Updated June 15, 2013 at 4:20 pm:
The shortest streetcar line in the world exists, albeit without service, as the first piece of new surface track appeared on the 509 Harbourfront route at the Peter Street slip.
On June 11, the eight expansion joints for the future bridge crossing were set more or less in place on the new bridge deck.
By June 13, the tangent rails had been added, although the expansion joints at the west end of the bridge (below) …
… had not yet been attached.
Note that, like subway track, the rails are mounted directly on the bridge deck, not on ties. This approach is needed because the bridge design does not include the depth needed for the layer of ties normally found in TTC streetcar track.
The view below shows a close up of a test section of track built just west of the corner of Bay and Queens Quay. The use of the rubber sleeve to mechanically isolate the track is quite clear. Under the plastic covers (with duct tape on them) are Pandrol clips holding the track to steel plates in the slab below. The slab containing the track is separate from the base slab so that only excavation of the top layer is needed for track replacement.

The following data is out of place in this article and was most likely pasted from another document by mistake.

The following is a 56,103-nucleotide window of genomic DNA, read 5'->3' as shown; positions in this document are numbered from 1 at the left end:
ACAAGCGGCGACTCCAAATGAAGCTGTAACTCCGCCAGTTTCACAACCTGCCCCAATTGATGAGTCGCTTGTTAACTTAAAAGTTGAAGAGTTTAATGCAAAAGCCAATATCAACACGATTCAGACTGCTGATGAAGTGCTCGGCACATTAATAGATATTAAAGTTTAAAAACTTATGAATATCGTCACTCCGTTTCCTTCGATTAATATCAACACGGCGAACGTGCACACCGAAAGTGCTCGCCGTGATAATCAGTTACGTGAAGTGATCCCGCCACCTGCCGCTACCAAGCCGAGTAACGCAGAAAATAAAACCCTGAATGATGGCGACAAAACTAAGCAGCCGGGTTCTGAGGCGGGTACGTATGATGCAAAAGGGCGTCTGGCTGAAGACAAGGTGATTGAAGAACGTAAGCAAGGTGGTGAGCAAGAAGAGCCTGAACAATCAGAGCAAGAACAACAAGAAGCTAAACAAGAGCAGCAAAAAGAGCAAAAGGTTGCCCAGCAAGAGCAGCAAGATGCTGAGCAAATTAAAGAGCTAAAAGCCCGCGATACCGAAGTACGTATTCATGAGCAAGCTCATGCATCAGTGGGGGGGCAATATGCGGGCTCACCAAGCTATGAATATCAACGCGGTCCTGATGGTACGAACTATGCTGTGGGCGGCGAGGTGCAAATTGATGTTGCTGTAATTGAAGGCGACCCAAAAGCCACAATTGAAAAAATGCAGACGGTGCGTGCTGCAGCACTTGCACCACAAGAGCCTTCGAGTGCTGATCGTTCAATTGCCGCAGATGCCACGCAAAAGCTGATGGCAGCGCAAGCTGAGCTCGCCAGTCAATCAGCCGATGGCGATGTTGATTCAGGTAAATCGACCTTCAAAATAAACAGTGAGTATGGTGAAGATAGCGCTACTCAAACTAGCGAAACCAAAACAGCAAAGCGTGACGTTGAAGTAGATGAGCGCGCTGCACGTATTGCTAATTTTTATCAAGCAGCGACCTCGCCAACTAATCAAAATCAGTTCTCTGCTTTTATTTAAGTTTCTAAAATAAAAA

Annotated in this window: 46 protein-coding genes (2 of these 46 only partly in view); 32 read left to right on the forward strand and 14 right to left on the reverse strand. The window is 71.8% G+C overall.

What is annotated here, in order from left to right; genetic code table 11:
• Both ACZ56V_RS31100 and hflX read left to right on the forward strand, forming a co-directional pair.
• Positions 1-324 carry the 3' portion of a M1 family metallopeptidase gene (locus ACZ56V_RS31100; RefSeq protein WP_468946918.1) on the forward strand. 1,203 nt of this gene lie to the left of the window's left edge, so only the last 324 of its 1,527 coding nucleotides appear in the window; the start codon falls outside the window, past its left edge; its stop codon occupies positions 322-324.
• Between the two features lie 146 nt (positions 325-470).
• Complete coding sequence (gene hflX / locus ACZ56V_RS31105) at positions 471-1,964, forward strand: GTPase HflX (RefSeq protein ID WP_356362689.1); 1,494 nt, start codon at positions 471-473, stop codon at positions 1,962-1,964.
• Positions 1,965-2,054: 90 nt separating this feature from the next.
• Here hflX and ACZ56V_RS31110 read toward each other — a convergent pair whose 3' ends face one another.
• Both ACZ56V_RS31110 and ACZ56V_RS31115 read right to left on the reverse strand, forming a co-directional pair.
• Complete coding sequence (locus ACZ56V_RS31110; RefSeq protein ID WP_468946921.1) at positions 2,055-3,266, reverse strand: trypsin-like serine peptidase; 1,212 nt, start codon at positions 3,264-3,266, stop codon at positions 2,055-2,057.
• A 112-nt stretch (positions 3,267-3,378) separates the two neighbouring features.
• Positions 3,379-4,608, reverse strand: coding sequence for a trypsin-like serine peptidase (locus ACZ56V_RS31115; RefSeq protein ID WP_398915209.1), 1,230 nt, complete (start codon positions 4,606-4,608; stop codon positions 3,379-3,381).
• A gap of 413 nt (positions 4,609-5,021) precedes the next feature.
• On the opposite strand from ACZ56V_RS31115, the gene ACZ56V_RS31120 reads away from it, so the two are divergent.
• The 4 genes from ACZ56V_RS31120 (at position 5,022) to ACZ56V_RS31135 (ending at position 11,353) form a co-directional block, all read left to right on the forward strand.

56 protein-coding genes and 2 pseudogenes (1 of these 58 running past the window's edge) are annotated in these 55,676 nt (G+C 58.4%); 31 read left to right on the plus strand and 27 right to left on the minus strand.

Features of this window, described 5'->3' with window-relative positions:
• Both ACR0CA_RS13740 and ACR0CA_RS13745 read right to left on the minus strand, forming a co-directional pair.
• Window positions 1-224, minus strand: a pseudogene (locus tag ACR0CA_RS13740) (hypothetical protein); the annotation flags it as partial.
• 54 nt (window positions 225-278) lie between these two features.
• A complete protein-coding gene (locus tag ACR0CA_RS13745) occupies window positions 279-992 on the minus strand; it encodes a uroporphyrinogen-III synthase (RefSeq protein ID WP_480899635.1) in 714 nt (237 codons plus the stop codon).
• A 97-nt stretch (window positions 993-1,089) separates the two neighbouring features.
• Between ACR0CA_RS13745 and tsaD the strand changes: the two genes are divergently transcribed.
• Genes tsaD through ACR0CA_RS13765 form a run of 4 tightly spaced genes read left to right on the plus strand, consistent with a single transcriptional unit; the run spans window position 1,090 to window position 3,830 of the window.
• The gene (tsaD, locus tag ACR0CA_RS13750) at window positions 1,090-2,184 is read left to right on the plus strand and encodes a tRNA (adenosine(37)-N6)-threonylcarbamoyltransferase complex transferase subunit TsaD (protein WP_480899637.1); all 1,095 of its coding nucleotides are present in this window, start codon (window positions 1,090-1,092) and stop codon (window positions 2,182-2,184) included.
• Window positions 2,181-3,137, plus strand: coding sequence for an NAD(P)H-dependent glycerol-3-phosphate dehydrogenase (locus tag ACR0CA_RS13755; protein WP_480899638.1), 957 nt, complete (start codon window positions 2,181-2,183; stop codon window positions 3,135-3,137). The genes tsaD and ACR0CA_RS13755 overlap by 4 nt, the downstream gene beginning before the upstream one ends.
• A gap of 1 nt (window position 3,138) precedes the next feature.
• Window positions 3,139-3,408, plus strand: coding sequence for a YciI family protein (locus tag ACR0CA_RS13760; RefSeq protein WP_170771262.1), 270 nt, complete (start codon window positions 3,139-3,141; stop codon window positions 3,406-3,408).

The original Harbourfront track did not have the rubber layer and was quite noisy because the whole trackbed vibrated as cars passed. This is one of the last pieces of mainline “thunder track” to be replaced on the TTC network, a process begun 20 years ago.